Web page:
Addressing Tied Aid: Towards a More Development-Oriented WTO?
Abstract'Tied aid' refers to aid granted by one country or countries to another on condition that the goods or services acquired are purchased from the donor(s). Despite the fact that tying aid seems contrary to the World Trade Organization's (WTO) basic principles of free trade and is an important issue for developing countries, it has received little attention from scholars or practitioners, even during the current 'development round' of negotiations. This article fills a gap in the literature by elaborating the way in which tied aid in relation to goods is affected by WTO rules. The analysis reveals that the WTO Agreements give little specific attention to the issue and that practices relating to tied aid are either outside the WTO rules or covered only in a limited or uncertain way such that the rules have little practical impact. Given the importance of tied aid for trade and for the WTO's development agenda, the analysis thus indicates that tied aid is an area requiring future consideration in the WTO. The analysis also serves to elucidate the complex legal architecture of the WTO Agreements as they relate to tied aid, which is important for any future efforts to address this subject. Oxford University Press 2009, all rights reserved, Oxford University Press.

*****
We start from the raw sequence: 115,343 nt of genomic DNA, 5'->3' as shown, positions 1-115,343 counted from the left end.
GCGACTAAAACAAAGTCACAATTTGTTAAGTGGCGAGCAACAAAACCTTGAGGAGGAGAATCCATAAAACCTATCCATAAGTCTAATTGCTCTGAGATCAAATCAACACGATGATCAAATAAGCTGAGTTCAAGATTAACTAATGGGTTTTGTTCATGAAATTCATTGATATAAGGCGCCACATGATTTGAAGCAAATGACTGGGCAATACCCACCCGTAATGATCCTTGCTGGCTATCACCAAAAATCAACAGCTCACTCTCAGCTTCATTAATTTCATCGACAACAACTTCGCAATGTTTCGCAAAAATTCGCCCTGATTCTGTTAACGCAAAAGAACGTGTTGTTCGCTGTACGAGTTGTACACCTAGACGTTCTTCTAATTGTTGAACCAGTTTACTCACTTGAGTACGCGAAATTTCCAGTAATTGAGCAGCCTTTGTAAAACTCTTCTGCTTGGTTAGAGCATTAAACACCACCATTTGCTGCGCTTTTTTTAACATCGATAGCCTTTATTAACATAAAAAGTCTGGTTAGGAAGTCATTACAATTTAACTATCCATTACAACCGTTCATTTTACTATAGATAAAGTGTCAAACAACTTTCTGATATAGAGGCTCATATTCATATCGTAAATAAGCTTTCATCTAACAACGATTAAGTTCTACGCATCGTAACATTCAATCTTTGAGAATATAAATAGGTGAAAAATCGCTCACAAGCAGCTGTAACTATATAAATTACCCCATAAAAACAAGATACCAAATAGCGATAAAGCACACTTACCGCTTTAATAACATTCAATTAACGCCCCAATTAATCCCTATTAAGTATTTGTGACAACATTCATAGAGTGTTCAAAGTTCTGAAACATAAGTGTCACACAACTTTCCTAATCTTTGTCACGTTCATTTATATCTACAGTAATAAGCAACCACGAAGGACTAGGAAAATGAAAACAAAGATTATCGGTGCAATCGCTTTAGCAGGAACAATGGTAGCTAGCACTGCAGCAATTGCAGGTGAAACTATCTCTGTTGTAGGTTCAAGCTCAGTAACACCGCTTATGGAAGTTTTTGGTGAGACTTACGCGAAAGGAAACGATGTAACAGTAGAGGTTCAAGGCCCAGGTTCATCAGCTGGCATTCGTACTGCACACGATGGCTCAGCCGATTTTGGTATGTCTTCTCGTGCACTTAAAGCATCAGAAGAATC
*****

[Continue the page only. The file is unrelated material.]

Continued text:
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Bibliographic InfoArticle provided by Oxford University Press in its journal Journal of International Economic Law.
Volume (Year): 12 (2009)
Issue (Month): 3 (September)
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